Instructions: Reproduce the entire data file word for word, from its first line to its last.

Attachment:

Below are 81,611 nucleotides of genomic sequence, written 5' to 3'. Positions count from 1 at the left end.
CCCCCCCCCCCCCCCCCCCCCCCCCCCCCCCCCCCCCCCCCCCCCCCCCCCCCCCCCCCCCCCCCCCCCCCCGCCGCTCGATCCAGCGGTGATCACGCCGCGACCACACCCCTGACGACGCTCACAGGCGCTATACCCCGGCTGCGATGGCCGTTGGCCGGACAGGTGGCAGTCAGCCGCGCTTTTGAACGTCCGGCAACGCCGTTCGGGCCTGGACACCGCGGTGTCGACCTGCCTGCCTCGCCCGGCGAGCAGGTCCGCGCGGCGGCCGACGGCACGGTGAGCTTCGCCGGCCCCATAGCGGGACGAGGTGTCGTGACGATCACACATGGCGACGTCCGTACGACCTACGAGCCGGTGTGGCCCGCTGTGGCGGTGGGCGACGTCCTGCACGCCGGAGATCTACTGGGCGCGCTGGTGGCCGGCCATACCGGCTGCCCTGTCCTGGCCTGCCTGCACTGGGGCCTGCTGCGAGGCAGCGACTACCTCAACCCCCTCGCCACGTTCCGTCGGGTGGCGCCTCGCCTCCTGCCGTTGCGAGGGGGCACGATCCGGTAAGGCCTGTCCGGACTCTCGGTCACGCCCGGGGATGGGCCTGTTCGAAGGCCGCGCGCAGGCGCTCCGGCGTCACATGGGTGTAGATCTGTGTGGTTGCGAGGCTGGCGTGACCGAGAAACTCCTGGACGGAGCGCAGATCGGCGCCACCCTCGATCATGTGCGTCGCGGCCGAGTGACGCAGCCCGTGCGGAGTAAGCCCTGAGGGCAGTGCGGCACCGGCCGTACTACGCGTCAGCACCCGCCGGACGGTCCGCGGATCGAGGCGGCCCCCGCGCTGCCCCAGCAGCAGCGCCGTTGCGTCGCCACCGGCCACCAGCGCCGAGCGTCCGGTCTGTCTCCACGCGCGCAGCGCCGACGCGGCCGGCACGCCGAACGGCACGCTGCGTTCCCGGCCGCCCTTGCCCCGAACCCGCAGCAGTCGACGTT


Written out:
Below are 81,611 nucleotides of genomic sequence, written 5' to 3'. Positions count from 1 at the left end.
CCCCCCCCCCCCCCCCCCCCCCCCCCCCCCCCCCCCCCCCCCCCCCCCCCCCCCCCCCCCCCCCCCCCCCCCGCCGCTCGATCCAGCGGTGATCACGCCGCGACCACACCCCTGACGACGCTCACAGGCGCTATACCCCGGCTGCGATGGCCGTTGGCCGGACAGGTGGCAGTCAGCCGCGCTTTTGAACGTCCGGCAACGCCGTTCGGGCCTGGACACCGCGGTGTCGACCTGCCTGCCTCGCCCGGCGAGCAGGTCCGCGCGGCGGCCGACGGCACGGTGAGCTTCGCCGGCCCCATAGCGGGACGAGGTGTCGTGACGATCACACATGGCGACGTCCGTACGACCTACGAGCCGGTGTGGCCCGCTGTGGCGGTGGGCGACGTCCTGCACGCCGGAGATCTACTGGGCGCGCTGGTGGCCGGCCATACCGGCTGCCCTGTCCTGGCCTGCCTGCACTGGGGCCTGCTGCGAGGCAGCGACTACCTCAACCCCCTCGCCACGTTCCGTCGGGTGGCGCCTCGCCTCCTGCCGTTGCGAGGGGGCACGATCCGGTAAGGCCTGTCCGGACTCTCGGTCACGCCCGGGGATGGGCCTGTTCGAAGGCCGCGCGCAGGCGCTCCGGCGTCACATGGGTGTAGATCTGTGTGGTTGCGAGGCTGGCGTGACCGAGAAACTCCTGGACGGAGCGCAGATCGGCGCCACCCTCGATCATGTGCGTCGCGGCCGAGTGACGCAGCCCGTGCGGAGTAAGCCCTGAGGGCAGTGCGGCACCGGCCGTACTACGCGTCAGCACCCGCCGGACGGTCCGCGGATCGAGGCGGCCCCCGCGCTGCCCCAGCAGCAGCGCCGTTGCGTCGCCACCGGCCACCAGCGCCGAGCGTCCGGTCTGTCTCCACGCGCGCAGCGCCGACGCGGCCGGCACGCCGAACGGCACGCTGCGTTCCCGGCCGCCCTTGCCCCGAACCCGCAGCAGTCGACGTT